Abolitionist and Author of Uncle Tom’s Cabin
Harriet Beecher Stowe published more than 30 books, but it was her best-selling antislavery novel Uncle Tom’s Cabin that brought her worldwide fame and a very secure place in history. She also wrote biographies, children’s text books, and advice books on homemaking and childrearing. The informal style of her writing enabled her to reach audiences that more scholarly works would not.
Harriet Elisabeth Beecher was born June 14, 1811 in Litchfield, Connecticut to the Rev. Lyman Beecher and Roxanna Foote Beecher; the sixth of 11 children. She was called Hattie by her brothers and sisters. Roxanna Beecher died when Harriet was only five years old, and her oldest sister Catharine became an important maternal influence.
Author of Dime Novels and Oregon History
Frances Fuller Victor was a historian and historical novelist, who became the founding mother of all Oregon history. By the time she arrived in the Beaver State, she was already a well-known writer. Acknowledged by the Portland Oregonian as the Mother of Oregon History, Victor has also been described as ‘the first Oregon historian to gain regional and national attention.’
Frances Auretta Fuller was born in 1826 in Rome, New York. The Fullers relocated to Wooster, Ohio in 1839, where Frances was educated in a girls’ school. Frances and her younger sister Metta started writing and publishing stories and poetry – first in local newspapers like the Cleveland Herald and Sandusky Daily Register and later in the New York Home Journal, a popular literary and arts magazine.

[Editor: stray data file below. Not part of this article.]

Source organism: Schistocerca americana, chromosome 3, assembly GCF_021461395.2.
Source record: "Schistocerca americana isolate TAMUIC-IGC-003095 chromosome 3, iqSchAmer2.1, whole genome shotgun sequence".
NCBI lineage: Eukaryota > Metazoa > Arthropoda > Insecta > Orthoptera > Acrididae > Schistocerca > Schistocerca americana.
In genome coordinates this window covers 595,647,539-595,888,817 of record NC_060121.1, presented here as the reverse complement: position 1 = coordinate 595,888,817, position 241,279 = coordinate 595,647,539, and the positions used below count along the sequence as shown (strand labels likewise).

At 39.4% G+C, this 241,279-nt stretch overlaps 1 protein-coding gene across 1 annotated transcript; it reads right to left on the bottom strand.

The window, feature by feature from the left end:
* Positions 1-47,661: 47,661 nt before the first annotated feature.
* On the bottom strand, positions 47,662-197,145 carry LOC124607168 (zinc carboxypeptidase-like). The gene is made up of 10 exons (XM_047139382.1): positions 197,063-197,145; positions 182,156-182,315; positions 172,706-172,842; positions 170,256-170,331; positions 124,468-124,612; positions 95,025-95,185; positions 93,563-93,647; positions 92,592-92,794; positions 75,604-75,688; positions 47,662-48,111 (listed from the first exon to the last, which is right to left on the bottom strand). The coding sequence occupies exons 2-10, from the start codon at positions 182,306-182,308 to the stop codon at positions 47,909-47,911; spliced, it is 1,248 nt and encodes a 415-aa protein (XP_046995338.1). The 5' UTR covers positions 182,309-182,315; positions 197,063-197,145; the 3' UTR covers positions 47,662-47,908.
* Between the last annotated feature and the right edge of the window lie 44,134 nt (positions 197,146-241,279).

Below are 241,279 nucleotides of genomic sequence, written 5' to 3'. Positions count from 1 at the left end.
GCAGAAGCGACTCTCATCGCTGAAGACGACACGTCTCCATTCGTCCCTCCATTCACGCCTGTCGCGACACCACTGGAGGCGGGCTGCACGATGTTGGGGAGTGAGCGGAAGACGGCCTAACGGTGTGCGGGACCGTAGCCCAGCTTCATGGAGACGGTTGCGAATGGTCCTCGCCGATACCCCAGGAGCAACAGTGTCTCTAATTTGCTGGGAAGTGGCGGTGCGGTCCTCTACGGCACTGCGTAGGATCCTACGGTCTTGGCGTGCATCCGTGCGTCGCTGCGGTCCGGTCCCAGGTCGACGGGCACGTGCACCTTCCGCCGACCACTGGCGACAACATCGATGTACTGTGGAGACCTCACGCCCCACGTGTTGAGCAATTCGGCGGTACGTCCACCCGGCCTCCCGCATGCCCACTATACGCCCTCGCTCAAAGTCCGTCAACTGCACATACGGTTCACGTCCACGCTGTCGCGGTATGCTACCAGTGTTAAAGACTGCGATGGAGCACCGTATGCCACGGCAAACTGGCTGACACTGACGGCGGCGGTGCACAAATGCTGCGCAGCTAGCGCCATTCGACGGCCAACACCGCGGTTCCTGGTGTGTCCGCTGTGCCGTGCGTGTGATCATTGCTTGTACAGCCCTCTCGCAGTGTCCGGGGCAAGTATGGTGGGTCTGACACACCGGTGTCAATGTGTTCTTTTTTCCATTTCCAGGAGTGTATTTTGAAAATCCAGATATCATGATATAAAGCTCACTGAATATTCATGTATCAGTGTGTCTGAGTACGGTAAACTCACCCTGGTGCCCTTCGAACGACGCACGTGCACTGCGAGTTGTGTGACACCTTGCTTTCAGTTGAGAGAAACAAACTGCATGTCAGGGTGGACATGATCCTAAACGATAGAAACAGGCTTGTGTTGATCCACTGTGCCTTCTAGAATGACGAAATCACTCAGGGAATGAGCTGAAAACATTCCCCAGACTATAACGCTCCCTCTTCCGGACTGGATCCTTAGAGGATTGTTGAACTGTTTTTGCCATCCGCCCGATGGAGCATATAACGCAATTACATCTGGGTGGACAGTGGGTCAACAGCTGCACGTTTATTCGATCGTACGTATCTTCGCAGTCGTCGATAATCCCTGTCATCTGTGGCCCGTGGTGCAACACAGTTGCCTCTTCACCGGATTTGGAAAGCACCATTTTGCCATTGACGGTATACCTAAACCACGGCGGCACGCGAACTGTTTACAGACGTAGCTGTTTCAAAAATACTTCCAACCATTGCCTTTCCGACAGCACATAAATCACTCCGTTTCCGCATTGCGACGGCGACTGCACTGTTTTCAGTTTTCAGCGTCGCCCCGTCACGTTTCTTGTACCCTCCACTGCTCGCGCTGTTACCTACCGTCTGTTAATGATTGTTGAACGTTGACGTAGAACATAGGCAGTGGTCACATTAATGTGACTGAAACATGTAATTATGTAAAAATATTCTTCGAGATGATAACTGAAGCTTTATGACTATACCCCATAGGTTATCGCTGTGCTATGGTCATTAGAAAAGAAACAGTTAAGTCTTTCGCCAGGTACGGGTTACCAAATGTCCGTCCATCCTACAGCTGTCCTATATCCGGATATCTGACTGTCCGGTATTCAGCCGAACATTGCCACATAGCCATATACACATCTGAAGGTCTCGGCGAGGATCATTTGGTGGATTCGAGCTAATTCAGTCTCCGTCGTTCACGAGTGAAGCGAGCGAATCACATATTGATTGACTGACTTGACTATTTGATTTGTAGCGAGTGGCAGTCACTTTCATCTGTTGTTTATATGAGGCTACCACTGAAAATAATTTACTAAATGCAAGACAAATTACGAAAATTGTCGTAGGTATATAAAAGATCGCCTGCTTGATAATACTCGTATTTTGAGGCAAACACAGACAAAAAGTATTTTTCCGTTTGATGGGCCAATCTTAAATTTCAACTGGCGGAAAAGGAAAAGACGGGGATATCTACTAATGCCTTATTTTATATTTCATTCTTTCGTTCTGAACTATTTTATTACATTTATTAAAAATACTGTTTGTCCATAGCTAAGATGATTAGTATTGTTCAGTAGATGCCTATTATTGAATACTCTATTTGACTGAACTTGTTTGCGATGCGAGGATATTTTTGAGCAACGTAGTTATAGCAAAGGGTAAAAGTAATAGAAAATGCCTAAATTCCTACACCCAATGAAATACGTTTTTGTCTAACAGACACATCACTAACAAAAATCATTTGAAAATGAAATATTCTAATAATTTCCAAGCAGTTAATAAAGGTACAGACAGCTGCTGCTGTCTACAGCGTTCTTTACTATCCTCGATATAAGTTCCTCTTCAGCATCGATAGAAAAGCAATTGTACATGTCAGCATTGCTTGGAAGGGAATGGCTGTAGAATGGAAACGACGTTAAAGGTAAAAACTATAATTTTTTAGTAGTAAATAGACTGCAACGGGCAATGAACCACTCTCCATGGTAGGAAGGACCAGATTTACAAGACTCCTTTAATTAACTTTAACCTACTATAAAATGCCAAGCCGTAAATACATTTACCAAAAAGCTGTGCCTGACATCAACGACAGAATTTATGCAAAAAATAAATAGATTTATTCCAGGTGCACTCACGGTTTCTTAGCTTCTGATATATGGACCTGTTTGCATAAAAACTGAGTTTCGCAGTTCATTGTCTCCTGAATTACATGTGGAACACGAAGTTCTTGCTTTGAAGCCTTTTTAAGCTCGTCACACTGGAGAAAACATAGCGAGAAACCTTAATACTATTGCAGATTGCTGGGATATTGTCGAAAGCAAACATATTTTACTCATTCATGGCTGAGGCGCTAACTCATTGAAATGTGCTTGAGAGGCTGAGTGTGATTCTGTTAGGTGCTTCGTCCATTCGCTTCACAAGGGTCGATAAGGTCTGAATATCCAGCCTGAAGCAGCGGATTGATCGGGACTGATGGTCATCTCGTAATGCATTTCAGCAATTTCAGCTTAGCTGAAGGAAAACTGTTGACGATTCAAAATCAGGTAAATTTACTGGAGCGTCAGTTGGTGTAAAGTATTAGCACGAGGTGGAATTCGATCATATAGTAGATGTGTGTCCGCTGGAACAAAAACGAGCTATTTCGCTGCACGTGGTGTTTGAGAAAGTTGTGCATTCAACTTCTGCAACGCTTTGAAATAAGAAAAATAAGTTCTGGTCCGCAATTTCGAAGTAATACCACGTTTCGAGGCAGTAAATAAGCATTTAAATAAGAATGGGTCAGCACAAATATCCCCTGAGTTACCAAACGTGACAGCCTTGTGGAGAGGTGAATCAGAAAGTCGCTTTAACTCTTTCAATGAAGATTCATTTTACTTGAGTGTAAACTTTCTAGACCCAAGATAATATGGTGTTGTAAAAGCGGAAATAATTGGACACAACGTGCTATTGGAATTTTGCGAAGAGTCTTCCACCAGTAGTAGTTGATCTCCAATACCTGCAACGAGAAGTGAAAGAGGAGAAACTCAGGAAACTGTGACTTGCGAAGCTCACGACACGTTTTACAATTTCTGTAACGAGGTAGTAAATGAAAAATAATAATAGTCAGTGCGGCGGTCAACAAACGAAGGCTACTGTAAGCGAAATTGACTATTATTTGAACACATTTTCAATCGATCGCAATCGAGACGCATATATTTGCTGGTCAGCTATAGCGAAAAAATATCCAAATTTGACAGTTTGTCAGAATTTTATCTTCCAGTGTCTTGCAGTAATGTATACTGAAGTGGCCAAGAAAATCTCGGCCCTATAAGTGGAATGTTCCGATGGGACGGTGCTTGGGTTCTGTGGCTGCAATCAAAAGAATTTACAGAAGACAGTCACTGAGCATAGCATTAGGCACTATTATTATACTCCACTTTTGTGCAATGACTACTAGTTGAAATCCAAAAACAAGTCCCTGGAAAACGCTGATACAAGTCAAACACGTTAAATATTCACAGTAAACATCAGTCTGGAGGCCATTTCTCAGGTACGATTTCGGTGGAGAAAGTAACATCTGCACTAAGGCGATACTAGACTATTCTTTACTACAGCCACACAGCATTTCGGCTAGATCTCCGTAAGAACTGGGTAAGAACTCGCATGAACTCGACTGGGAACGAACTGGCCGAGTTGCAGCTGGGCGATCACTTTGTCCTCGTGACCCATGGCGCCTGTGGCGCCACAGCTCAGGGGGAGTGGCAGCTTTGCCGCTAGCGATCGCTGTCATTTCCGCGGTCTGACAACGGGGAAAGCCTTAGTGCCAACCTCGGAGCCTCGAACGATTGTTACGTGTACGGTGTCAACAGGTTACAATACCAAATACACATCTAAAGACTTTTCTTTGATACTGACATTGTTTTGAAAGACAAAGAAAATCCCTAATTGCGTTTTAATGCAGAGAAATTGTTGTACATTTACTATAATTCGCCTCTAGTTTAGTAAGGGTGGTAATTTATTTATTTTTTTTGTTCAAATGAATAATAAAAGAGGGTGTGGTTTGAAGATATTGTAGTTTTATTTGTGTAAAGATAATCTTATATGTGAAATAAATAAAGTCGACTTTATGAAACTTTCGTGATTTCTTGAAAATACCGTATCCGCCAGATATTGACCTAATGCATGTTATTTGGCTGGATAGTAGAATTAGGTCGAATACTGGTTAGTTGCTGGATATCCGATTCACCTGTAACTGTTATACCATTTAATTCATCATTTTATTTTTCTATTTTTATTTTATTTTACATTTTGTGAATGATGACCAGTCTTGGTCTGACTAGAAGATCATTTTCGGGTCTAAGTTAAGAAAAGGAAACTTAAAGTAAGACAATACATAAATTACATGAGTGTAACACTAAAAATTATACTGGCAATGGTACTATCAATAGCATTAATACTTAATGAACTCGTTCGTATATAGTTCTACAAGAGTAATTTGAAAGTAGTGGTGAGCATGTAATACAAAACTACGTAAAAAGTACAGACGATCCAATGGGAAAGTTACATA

African-American Women Authors in Antebellum America
Image: Middle-class black women who loved to read did not have many role models.
Credit: Jeffrey Green
Prior to the Civil War, the majority of African-Americans living in the United States were held in bondage. Although law forbade them, many found a way to learn to read and write. More African-Americans than we could have imagined published poetry, biographies, novels and short stories.
Safe House for Authors and Fugitive Slaves
The Wayside, a residence in Concord, Massachusetts, served as a safe house for fugitive slaves seeking freedom on the Underground Railroad in the mid-nineteenth century. It was also home to three American literary figures: Louisa May Alcott, Nathaniel Hawthorne, and Margaret Sidney.
Image: The Wayside
Underground Railroad at The Wayside
The Wayside is located on the same road upon which the British advanced and retreated on April 19, 1775 when the colonists began fighting for their liberty from Britain. One of the early occupants, Samuel Whitney, was a muster master for the Concord Minutemen. Whitney had fought bravely for American independence, but he also owned slaves, who yearned for liberty as much as their master. Henry David Thoreau wrote that one of Whitney’s slaves fled from the house and volunteered as a soldier in the Revolutionary War, thereby earning his freedom at the end of the war.
She Painted Backgrounds for Audubon’s Famous Birds
Maria Martin Bachman was one of the most influential woman in natural history in the nineteenth century. She is best known as a skilled illustrator of flora and fauna who worked in collaboration with the famed naturalist and artist John James Audubon.
Maria (pronounced ma-RY-ah) Martin, the youngest of two daughters, was born July 6, 1796 to Rebecca Solars and John Jacob Martin. The widow Rebecca Solar’s dower provided generously for the family they would have together, and Martin nurtured it into a fortune. Records of Maria’s childhood years were destroyed by General William Tecumseh Sherman‘s March to the Sea in 1864 during the Civil War.
Activist, Educator, and Wife of Horace Mann